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Draw On Photo Animation

By: Joseph Johnson

For one of our course production projects,  the instructor asked us to have an image of an overpopulated slum

Dhaka, Bangladesh

turned into this animated drawing to illustrate (no pun intended) his lecture about the correlation between water sanitation and disease outbreaks.

We used a couple of applications to conquer this task:  Adobe After Effects, Adobe Illustrator, Adobe Photoshop, and Final Cut Pro.  Not having been asked to do an animation this complex before, we found a handy tutorial from Rob Mize at MaxiMizeMedia that I used as a basis for our approach.

First a new composition layer was created with the slum photo of Dhaka, Bangladesh that we downloaded from the newly implemented Duke Image Library from 123RF.  The instructor requested that we have the photo “draw on” then pull out and dissolve to the color image.

Scaling an image is often problematic as a high resolution image is necessary for clarity.  A lot of poorly researched television shows and films often give the false impression that as you zoom into an image, things can magically be shown in more detail.  Unfortunately, the reality is the exact opposite.  As you zoom into a low resolution image, quality degrades as you’re only stretching (and in some case falsely replicating) preexisting pixels.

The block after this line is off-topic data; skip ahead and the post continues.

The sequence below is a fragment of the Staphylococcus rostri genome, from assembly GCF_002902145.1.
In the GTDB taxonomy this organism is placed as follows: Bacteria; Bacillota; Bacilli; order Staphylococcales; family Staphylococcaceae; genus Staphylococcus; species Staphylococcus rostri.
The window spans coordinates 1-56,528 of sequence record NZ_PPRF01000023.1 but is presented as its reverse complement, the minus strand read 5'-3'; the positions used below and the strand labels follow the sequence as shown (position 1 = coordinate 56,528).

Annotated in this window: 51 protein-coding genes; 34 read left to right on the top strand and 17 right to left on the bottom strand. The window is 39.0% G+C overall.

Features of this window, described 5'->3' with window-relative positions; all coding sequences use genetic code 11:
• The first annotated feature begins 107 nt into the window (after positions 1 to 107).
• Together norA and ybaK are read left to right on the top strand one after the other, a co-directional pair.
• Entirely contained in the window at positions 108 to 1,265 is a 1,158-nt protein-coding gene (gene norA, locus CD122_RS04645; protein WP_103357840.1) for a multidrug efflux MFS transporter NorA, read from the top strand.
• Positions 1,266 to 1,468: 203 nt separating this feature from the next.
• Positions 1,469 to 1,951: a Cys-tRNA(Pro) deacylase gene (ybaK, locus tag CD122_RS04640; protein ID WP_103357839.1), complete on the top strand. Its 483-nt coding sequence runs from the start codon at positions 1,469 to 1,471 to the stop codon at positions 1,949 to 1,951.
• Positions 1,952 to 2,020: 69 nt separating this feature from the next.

Fortunately, the Duke Image Library image has images at high enough resolutions that scaling wasn’t a problem.  Ironically the problem I encountered WAS the huge size.  As I stated before, we start zoomed in and pull back.  The whole high resolution image had to be traced.

To prep the slum image for the animated trace, I first created a layer in After Effects then applied the “Cartoon” effect.  This created a pop art image.  In the Effect Controls I turned off the “Fill” leaving only the outlines which I tweaked to make thicker for rendering purposes.  I then Auto Traced the layer…and my computer crashed (5k Retina Display iMac, 32 Gig 1600MHz DRR3 RAM, 4 GHz Intel Core i7 processor)

Because of the huge amount of data information in the image, my computer couldn’t handle the thousands of paths that were to be created.  I fortunately found a workaround.  I imported the picture into Photoshop and separated it into four quadrants that I then exported.  I brought THESE back into After Effects and isolated them in four separate compositions, repeated the aforementioned steps and viola, I had four images with traced path layers.

I then applied the “Stroke” effect to these layers and key framed the paths to animate on sequentially.  I wrapped up the After Effects work by combining all the layers in one nested composition that I output into a QuickTime file, staggering the appearance of the drawn layers to appear from the bottom quadrants first (as that is where the zoom begins.)

I then brought the animation into Final Cut Pro where I placed and zoomed out on the original photo and placed the imported animation on top to match the underlying motion.  To finish the sequence, I dissolved away the animation at the end of the move.  I then placed the exported graphs on top of the image after the move to finish the requested transition!


Screen Shot 2016-07-01 at 2.43.45 PM

Over all it was challenging but fun. Feel free to contact me about this if you have any questions about the process (or comments about your own approach) post them and I’ll respond!”

Categories: Video Production

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